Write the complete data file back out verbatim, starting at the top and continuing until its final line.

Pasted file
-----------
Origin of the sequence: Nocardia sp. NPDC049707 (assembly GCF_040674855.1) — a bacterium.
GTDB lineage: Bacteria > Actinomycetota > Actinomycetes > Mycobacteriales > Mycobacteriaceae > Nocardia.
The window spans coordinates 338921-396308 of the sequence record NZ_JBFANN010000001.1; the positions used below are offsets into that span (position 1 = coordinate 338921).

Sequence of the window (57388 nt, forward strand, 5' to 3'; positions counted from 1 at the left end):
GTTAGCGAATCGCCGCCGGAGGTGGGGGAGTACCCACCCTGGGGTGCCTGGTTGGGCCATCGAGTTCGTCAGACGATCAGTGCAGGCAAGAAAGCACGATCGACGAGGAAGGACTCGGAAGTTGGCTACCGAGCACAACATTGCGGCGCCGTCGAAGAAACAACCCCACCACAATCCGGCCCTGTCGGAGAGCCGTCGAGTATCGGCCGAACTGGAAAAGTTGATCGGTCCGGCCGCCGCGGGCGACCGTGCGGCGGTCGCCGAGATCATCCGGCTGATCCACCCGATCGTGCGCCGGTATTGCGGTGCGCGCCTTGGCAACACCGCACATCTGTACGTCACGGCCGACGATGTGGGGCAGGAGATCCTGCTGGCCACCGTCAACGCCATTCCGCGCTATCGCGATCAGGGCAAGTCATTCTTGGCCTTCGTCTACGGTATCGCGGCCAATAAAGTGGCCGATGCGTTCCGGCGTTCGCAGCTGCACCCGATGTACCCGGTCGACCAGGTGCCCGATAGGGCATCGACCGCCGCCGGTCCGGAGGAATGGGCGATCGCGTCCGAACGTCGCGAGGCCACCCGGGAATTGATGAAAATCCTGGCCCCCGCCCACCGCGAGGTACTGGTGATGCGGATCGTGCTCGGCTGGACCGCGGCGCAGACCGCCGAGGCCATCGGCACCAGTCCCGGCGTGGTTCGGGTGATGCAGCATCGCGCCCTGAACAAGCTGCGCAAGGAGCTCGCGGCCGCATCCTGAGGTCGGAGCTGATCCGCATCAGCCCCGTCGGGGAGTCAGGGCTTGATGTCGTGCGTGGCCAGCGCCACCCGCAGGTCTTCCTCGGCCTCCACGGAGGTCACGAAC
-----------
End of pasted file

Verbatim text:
Origin of the sequence: Nocardia sp. NPDC049707 (assembly GCF_040674855.1) — a bacterium.
GTDB lineage: Bacteria > Actinomycetota > Actinomycetes > Mycobacteriales > Mycobacteriaceae > Nocardia.
The window spans coordinates 338921-396308 of the sequence record NZ_JBFANN010000001.1; the positions used below are offsets into that span (position 1 = coordinate 338921).

Sequence of the window (57388 nt, forward strand, 5' to 3'; positions counted from 1 at the left end):
GTTAGCGAATCGCCGCCGGAGGTGGGGGAGTACCCACCCTGGGGTGCCTGGTTGGGCCATCGAGTTCGTCAGACGATCAGTGCAGGCAAGAAAGCACGATCGACGAGGAAGGACTCGGAAGTTGGCTACCGAGCACAACATTGCGGCGCCGTCGAAGAAACAACCCCACCACAATCCGGCCCTGTCGGAGAGCCGTCGAGTATCGGCCGAACTGGAAAAGTTGATCGGTCCGGCCGCCGCGGGCGACCGTGCGGCGGTCGCCGAGATCATCCGGCTGATCCACCCGATCGTGCGCCGGTATTGCGGTGCGCGCCTTGGCAACACCGCACATCTGTACGTCACGGCCGACGATGTGGGGCAGGAGATCCTGCTGGCCACCGTCAACGCCATTCCGCGCTATCGCGATCAGGGCAAGTCATTCTTGGCCTTCGTCTACGGTATCGCGGCCAATAAAGTGGCCGATGCGTTCCGGCGTTCGCAGCTGCACCCGATGTACCCGGTCGACCAGGTGCCCGATAGGGCATCGACCGCCGCCGGTCCGGAGGAATGGGCGATCGCGTCCGAACGTCGCGAGGCCACCCGGGAATTGATGAAAATCCTGGCCCCCGCCCACCGCGAGGTACTGGTGATGCGGATCGTGCTCGGCTGGACCGCGGCGCAGACCGCCGAGGCCATCGGCACCAGTCCCGGCGTGGTTCGGGTGATGCAGCATCGCGCCCTGAACAAGCTGCGCAAGGAGCTCGCGGCCGCATCCTGAGGTCGGAGCTGATCCGCATCAGCCCCGTCGGGGAGTCAGGGCTTGATGTCGTGCGTGGCCAGCGCCACCCGCAGGTCTTCCTCGGCCTCCACGGAGGTCACGAAC